A few months ago, I picked my son up from his friend’s birthday party. The friend’s mother said, “Your son is so well behaved! I can tell you have been working with him on it.” I said, “Thank you! Well I haven’t been working on it. It must be the school, ha ha.” She has had her own four kids in the same private school my son attends. She said, “It’s not the school. They don’t teach that.” I thanked her again and then marveled at what helps a kid to behave.
One theory I have about behavior is that no one likes to be controlled. I don’t want to be controlled. My husband hates to be controlled. I know my son hates it. I want my son to be able to control himself…to have self-control.
One way I attempt to minimize control over him is to avoid barking commands at him. In the case of minor danger, instead of automatically barking, “Get down from there!” I say, “Oh honey, that stool doesn’t look very stable,” or “I really don’t like you climbing up there. It scares me.” Because I merely point out the factors he might not be aware of, he has the opportunity to decide for himself whether or not he wants to take the risk. Most of the time, he makes the safer decision. If he doesn’t, I either allow him prove me wrong or I escalate the urgency and consequences in my favor.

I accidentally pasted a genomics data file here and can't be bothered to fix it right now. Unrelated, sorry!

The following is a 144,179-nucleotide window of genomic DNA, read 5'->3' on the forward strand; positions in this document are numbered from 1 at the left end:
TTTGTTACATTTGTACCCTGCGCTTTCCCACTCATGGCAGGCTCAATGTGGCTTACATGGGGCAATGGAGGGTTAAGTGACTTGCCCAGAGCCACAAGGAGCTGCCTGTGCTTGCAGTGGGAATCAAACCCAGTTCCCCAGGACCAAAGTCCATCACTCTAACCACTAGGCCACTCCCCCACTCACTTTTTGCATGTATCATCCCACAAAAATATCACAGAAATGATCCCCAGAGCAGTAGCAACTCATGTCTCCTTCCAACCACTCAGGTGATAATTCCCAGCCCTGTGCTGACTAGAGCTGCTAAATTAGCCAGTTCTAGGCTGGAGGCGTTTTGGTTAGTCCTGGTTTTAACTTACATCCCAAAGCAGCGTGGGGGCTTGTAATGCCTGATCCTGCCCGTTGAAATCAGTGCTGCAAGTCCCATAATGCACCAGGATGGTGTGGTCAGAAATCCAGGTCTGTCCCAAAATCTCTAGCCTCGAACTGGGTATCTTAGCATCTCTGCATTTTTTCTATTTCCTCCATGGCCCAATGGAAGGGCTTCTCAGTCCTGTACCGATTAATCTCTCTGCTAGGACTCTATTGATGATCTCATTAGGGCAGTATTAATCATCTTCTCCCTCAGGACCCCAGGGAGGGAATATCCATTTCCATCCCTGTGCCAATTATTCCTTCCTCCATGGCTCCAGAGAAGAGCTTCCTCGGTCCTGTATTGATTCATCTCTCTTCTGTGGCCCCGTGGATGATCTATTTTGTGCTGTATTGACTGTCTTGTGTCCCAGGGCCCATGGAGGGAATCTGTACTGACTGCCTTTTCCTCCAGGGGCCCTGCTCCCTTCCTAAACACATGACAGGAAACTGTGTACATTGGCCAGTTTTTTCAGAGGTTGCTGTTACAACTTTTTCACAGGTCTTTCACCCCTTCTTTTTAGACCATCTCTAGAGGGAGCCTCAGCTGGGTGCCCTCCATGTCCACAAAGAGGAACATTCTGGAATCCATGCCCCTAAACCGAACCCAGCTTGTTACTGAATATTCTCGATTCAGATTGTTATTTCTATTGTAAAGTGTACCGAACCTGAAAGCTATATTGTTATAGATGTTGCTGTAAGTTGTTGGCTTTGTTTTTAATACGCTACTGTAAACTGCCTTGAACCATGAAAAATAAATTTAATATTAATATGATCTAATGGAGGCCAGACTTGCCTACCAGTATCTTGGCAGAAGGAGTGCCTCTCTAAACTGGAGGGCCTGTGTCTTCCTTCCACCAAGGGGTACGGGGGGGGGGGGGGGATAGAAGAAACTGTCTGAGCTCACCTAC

In the case of following rules in public, I don’t automatically snap, “Get away from there!” I try to let public signs and policies do the policing. I say, “Honey, look, the sign says to not climb on that.” If an authority is nearby, I will politely ask them for my son’s benefit, “Excuse me, is it ok for us to swing on the ropes?” with a wink my son doesn’t see. Most of the time, they are happy to repeat the policy for his sake.
In the case of public politeness, I point out how others might be disturbed by loud talking. When he almost bumps into someone or cuts them off as he is running around, I apologize for him, modeling polite behavior. I rarely demand polite behavior of him. I point out how others feel to increase empathy. He watches me smile and say please and thank you everywhere we go. I wave to the neighbors and try to be kind to everyone. When he is polite, which is most of the time, it is self-motivated and self-controlled.